The Rivers and Lochs Institute
The Rivers and Lochs Institute supports freshwater biodiversity management through research, training and education.
Established in 2012 by Professor Eric Verspoor, the Institute specialises in molecular genetics research to aid in the conservation and management of all biodiversity in rivers and lochs, including fish stocks. Professor Verspoor has worked in the field of aquatic biodiversity for over 35 years, including 22 years as a principal scientific officer to the Scottish Government. He has authored more 150 peer-reviewed scientific papers, reports and book chapters. Having retired from the Director role, he continues to work part-time with the RLI as a senior scientist, supporting the development of research and early career researchers.
Our researchers work with local communities, freshwater and fisheries managers, businesses and government agencies to provide scientific support to protect and conserve freshwater biodiversity and manage sustainable wild fisheries.
Our laboratory is equipped with state-of-the-art technology for molecular genetics analyses, including a high throughput Next Generation sequencing machine (MiSeq). Researchers use a variety of molecular markers to characterise fish stocks using population genetics and the use of eDNA to identify defined targeted species or to explore and reconstruct full communities.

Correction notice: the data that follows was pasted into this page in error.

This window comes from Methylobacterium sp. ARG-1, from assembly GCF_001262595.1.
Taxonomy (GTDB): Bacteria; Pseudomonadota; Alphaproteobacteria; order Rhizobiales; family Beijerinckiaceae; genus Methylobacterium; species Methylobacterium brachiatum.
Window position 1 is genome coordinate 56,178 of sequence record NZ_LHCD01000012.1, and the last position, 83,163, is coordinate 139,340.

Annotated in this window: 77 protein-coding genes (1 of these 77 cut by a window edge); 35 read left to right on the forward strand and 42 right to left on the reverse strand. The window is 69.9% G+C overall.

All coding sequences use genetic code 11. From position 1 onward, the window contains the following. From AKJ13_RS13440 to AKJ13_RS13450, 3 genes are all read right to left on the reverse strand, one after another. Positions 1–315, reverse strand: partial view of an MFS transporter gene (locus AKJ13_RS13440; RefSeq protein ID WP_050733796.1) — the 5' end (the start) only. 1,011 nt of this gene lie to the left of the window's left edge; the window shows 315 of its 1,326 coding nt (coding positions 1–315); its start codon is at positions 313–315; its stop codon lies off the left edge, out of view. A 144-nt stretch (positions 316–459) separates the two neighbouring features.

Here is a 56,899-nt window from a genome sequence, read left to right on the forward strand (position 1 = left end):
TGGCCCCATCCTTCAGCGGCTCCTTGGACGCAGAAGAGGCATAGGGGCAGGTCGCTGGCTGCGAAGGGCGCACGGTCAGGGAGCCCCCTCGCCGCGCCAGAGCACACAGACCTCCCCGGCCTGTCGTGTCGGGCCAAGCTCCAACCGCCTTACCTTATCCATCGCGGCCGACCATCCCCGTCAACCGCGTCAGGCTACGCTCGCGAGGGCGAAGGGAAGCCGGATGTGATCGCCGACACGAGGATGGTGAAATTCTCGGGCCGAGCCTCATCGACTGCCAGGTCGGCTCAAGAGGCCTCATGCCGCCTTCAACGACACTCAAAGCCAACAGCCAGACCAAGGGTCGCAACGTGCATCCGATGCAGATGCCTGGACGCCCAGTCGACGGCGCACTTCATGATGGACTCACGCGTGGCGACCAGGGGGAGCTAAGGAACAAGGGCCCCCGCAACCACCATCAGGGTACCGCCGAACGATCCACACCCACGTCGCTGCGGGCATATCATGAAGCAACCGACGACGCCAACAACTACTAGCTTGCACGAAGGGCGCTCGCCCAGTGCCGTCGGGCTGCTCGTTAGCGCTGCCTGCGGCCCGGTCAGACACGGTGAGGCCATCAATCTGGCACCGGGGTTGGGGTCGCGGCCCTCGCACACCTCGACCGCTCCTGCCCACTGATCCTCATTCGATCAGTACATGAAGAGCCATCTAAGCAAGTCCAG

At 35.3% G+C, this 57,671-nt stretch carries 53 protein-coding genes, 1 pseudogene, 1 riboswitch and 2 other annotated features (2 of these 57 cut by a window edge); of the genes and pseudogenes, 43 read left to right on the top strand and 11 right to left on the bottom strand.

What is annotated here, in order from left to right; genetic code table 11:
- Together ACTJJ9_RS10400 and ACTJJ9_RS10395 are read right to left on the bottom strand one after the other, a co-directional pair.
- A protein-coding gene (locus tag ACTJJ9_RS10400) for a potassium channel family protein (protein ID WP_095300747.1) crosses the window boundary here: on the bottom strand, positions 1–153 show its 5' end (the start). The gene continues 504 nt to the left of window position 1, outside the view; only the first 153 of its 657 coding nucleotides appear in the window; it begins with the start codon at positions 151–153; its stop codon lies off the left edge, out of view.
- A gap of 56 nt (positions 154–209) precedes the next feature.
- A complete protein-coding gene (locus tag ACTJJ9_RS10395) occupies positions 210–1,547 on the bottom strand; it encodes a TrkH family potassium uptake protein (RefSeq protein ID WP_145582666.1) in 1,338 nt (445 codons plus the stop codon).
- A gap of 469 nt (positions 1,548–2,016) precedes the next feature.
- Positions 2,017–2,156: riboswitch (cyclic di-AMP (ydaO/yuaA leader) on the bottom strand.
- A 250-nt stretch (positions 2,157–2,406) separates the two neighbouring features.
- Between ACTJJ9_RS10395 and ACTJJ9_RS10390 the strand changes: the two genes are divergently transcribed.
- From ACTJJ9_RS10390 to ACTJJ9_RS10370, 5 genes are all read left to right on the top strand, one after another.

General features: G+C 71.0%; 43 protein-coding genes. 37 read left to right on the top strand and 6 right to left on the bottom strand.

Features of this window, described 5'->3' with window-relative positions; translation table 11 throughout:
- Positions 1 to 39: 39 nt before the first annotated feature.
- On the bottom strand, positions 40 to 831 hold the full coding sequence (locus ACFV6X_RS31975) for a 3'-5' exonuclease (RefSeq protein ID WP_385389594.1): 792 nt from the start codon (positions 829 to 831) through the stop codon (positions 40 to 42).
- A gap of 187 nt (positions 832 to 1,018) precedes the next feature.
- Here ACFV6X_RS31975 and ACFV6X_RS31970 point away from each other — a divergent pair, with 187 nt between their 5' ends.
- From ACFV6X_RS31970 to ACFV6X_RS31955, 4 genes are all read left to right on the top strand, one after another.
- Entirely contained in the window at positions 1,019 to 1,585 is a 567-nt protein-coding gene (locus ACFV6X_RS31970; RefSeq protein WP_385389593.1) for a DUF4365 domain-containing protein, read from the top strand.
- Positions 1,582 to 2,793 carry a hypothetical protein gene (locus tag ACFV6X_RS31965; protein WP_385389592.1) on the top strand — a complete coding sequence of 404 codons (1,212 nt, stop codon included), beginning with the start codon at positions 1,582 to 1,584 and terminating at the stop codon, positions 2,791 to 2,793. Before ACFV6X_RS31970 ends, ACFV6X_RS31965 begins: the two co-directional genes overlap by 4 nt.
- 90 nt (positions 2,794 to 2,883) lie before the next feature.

Current projects range from the conservation of species - from Atlantic Salmon and Arctic Charr to Flame shell, Pearl Mussels and Slender Naiad - to using eDNA to map entire ecosystems, from observing the effects of dams on freshwater biodiversity to monitoring the seabed below cages to support aquaculture management.
Our research falls broadly within five themes:
- Fish and fisheries genetics
- Biodiversity management (eDNA)
- Catchment management
- Aqauculture-environmental interactions
- Biodiversity management and socioecology
In addition, the Institute supports interdisciplinary research into freshwater history, heritage and conservation to support the tourism sector and contribute to the understanding of the socioecological changes associated with river and water use over time.
We collaborate with our research colleagues across the University of the Highlands and Islands partnership including the Aquaculture Research Network, Environmental Research Institute, the Scottish Association for Marine Science, the Centre for History, and Sabhal Mòr Ostaig.